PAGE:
Local shares tumbled on surprisingly weak results from OCBC Bank and fears that the much-anticipated stimulus package from the Bank of Japan may disappoint.
The Straits Times Index closed 0.78 per cent or 22.87 points down at 2,918.62, hit by DBS Group, which slipped 2.3 per cent or 38 cents to $15.88.
The bank was sold on concerns over its exposure to offshore marine group Swiber Holdings, which shocked the market when it announced it will make an application to wind up the company and place it into provisional liquidation.
This came after it received several letters of demand totalling US$25.9 million, including a statutory demand of US$248,500.
The bourse was also weighed down by UOB, which dipped 1.3 per cent or 24 cents to $18.70, and OCBC, down 0.6 per cent or five cents to $8.80.
Dealers said investors may be disappointed that both banks have recorded an increase in non-performing loans in Singapore and Malaysia and declines in net interest margins.
"There's selling across the board because of OCBC's surprising 15 per cent drop in net profit.
"There are also fears that the BOJ stimulus may not be large enough to appease the market," remisier Alvin Yong said.
Singtel fell 0.5 per cent or two cents to $4.29 while Keppel Corp shed 1.7 per cent or nine cents to $5.32.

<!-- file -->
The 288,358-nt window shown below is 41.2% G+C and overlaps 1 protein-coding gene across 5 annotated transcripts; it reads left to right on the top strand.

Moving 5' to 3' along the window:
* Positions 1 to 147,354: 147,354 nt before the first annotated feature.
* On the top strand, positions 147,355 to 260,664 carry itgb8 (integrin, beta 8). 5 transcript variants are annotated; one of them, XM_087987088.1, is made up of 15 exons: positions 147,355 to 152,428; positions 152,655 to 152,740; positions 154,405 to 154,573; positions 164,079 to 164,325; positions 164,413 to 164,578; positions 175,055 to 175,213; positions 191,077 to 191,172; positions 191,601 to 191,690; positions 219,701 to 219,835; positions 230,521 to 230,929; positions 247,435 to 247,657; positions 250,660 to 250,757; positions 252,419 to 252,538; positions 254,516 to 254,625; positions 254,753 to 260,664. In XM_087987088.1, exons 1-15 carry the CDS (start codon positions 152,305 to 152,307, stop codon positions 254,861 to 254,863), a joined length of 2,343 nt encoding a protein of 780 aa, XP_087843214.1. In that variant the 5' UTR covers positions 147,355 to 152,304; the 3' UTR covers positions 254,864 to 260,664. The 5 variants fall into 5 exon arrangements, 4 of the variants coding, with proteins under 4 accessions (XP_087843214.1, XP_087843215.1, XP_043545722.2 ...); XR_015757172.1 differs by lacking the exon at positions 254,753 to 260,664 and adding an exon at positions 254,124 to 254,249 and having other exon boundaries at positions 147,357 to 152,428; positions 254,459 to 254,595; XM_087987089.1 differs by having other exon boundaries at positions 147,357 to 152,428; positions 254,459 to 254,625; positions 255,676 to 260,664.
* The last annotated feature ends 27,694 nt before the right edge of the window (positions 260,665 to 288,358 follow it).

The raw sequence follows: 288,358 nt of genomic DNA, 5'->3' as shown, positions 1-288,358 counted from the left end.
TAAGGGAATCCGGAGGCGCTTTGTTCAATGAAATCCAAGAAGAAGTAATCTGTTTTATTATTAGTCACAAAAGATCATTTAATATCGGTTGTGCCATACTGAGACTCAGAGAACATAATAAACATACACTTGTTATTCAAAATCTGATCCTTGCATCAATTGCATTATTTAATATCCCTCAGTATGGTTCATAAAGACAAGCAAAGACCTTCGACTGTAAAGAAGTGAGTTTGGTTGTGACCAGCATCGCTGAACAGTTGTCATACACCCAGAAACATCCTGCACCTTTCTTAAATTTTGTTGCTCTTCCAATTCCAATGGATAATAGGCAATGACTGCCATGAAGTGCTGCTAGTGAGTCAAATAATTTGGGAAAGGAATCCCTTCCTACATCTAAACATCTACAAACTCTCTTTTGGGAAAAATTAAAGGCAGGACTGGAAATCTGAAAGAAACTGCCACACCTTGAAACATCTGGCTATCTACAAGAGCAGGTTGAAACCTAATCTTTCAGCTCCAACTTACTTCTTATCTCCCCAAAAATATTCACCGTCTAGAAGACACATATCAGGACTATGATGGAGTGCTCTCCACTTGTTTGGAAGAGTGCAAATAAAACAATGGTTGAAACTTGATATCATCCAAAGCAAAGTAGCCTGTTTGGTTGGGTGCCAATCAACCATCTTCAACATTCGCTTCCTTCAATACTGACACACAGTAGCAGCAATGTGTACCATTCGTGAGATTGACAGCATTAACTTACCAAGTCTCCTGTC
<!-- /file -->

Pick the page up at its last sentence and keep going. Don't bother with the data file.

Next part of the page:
OCBC Investment Research, which had a hold call on UOB prior to the release of its second-quarter results, said it is reviewing its fair value rating.
Vallianz Holdings tanked nearly 42 per cent or 1.5 cents to 2.1 cents, following the winding-up move by its controlling shareholder Swiber.
About 307.6 million shares changed hands, making it the most hotly traded stock and prompting a query about its unusual price and volume movements from the Singapore Exchange.
Oil and gas counters were among the most actively traded, with Ezra Holdings down 7.1 per cent or 0.4 cent to 5.2 cents, with 72.3 million shares traded.
Rex International slipped 7.9 per cent or 0.5 cent to 5.8 cents on trade of 44.2 million.
New listing Wong Fong Industries made a strong debut at 31 cents, above its 23 cents offering with about 18.7 million shares changing hands.
The company had placed out 43 million shares in a public offering.
SGX dipped 1.03 per cent or eight cents to $7.66 after fourth-quarter earnings came in below forecasts.
This was due largely to an impairment charge of $6 million for its investment in the Bombay Stock Exchange, OCBC Investment Research said.
"Excluding this, net earnings would have been in line with expectations," it added.
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